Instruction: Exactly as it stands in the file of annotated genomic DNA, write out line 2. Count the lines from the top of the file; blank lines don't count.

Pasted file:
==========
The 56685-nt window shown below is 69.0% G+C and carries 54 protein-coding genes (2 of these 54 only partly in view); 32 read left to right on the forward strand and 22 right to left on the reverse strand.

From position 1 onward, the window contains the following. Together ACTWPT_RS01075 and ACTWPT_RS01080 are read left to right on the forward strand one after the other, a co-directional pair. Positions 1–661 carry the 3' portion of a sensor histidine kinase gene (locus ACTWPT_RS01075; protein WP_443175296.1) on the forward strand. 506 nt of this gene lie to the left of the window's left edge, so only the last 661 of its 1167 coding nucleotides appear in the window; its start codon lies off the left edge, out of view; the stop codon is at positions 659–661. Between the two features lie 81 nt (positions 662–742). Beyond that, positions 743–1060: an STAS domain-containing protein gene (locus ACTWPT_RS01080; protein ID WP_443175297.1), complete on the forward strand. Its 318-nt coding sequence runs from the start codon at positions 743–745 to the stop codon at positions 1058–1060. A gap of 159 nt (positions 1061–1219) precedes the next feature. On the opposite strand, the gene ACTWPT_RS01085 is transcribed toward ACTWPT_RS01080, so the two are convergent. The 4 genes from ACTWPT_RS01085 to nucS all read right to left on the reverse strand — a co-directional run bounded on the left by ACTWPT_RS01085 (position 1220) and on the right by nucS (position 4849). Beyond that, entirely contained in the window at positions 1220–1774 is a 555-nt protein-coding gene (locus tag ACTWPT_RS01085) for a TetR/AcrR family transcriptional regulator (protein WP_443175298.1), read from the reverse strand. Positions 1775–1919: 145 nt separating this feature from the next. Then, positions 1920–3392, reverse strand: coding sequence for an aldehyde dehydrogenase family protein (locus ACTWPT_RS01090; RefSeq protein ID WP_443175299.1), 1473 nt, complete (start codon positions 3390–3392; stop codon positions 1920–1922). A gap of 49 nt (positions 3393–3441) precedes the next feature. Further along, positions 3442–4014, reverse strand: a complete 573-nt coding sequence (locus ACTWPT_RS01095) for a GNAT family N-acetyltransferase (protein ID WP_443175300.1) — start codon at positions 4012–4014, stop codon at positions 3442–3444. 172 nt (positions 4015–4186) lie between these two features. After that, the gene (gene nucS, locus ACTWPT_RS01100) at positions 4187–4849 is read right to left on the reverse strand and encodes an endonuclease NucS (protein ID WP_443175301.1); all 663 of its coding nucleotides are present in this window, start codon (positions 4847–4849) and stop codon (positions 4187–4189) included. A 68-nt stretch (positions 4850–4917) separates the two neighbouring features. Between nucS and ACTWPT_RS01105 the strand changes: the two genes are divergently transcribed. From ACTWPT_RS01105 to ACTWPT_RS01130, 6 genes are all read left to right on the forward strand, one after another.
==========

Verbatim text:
From position 1 onward, the window contains the following. Together ACTWPT_RS01075 and ACTWPT_RS01080 are read left to right on the forward strand one after the other, a co-directional pair. Positions 1–661 carry the 3' portion of a sensor histidine kinase gene (locus ACTWPT_RS01075; protein WP_443175296.1) on the forward strand. 506 nt of this gene lie to the left of the window's left edge, so only the last 661 of its 1167 coding nucleotides appear in the window; its start codon lies off the left edge, out of view; the stop codon is at positions 659–661. Between the two features lie 81 nt (positions 662–742). Beyond that, positions 743–1060: an STAS domain-containing protein gene (locus ACTWPT_RS01080; protein ID WP_443175297.1), complete on the forward strand. Its 318-nt coding sequence runs from the start codon at positions 743–745 to the stop codon at positions 1058–1060. A gap of 159 nt (positions 1061–1219) precedes the next feature. On the opposite strand, the gene ACTWPT_RS01085 is transcribed toward ACTWPT_RS01080, so the two are convergent. The 4 genes from ACTWPT_RS01085 to nucS all read right to left on the reverse strand — a co-directional run bounded on the left by ACTWPT_RS01085 (position 1220) and on the right by nucS (position 4849). Beyond that, entirely contained in the window at positions 1220–1774 is a 555-nt protein-coding gene (locus tag ACTWPT_RS01085) for a TetR/AcrR family transcriptional regulator (protein WP_443175298.1), read from the reverse strand. Positions 1775–1919: 145 nt separating this feature from the next. Then, positions 1920–3392, reverse strand: coding sequence for an aldehyde dehydrogenase family protein (locus ACTWPT_RS01090; RefSeq protein ID WP_443175299.1), 1473 nt, complete (start codon positions 3390–3392; stop codon positions 1920–1922). A gap of 49 nt (positions 3393–3441) precedes the next feature. Further along, positions 3442–4014, reverse strand: a complete 573-nt coding sequence (locus ACTWPT_RS01095) for a GNAT family N-acetyltransferase (protein ID WP_443175300.1) — start codon at positions 4012–4014, stop codon at positions 3442–3444. 172 nt (positions 4015–4186) lie between these two features. After that, the gene (gene nucS, locus ACTWPT_RS01100) at positions 4187–4849 is read right to left on the reverse strand and encodes an endonuclease NucS (protein ID WP_443175301.1); all 663 of its coding nucleotides are present in this window, start codon (positions 4847–4849) and stop codon (positions 4187–4189) included. A 68-nt stretch (positions 4850–4917) separates the two neighbouring features. Between nucS and ACTWPT_RS01105 the strand changes: the two genes are divergently transcribed. From ACTWPT_RS01105 to ACTWPT_RS01130, 6 genes are all read left to right on the forward strand, one after another.